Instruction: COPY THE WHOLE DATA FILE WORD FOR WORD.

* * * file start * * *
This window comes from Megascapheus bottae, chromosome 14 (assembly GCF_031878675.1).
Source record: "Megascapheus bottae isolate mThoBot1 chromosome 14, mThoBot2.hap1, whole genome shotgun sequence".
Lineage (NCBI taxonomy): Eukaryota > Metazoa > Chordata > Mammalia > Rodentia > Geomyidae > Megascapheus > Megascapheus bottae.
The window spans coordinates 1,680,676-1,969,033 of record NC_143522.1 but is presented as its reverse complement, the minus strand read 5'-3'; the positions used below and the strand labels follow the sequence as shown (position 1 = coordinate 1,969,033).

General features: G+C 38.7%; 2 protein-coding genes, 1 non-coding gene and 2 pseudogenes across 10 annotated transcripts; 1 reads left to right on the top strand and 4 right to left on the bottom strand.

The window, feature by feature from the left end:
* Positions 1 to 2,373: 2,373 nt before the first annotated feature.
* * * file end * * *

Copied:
This window comes from Megascapheus bottae, chromosome 14 (assembly GCF_031878675.1).
Source record: "Megascapheus bottae isolate mThoBot1 chromosome 14, mThoBot2.hap1, whole genome shotgun sequence".
Lineage (NCBI taxonomy): Eukaryota > Metazoa > Chordata > Mammalia > Rodentia > Geomyidae > Megascapheus > Megascapheus bottae.
The window spans coordinates 1,680,676-1,969,033 of record NC_143522.1 but is presented as its reverse complement, the minus strand read 5'-3'; the positions used below and the strand labels follow the sequence as shown (position 1 = coordinate 1,969,033).

General features: G+C 38.7%; 2 protein-coding genes, 1 non-coding gene and 2 pseudogenes across 10 annotated transcripts; 1 reads left to right on the top strand and 4 right to left on the bottom strand.

The window, feature by feature from the left end:
* Positions 1 to 2,373: 2,373 nt before the first annotated feature.